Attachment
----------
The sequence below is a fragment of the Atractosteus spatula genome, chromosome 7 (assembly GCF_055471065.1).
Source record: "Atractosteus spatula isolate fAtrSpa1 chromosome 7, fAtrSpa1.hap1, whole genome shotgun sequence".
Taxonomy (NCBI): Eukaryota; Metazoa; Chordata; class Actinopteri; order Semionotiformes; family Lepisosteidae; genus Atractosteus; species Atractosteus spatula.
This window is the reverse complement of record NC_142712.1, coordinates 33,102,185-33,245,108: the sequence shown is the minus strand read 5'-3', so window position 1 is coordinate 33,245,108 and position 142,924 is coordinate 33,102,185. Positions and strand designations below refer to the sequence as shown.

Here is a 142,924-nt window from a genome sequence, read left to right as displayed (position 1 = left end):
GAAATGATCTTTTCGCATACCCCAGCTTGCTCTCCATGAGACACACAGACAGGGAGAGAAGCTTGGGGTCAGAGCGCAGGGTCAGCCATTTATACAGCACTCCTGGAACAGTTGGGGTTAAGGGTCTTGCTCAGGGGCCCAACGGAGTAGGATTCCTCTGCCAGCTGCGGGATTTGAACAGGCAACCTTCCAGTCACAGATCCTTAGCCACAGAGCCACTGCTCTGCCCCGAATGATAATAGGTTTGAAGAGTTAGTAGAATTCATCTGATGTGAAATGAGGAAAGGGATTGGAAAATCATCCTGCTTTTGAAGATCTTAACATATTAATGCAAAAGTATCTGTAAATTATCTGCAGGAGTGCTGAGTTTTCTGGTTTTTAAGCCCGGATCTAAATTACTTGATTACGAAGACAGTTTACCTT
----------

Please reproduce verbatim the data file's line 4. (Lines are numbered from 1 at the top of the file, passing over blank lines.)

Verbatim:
This window is the reverse complement of record NC_142712.1, coordinates 33,102,185-33,245,108: the sequence shown is the minus strand read 5'-3', so window position 1 is coordinate 33,245,108 and position 142,924 is coordinate 33,102,185. Positions and strand designations below refer to the sequence as shown.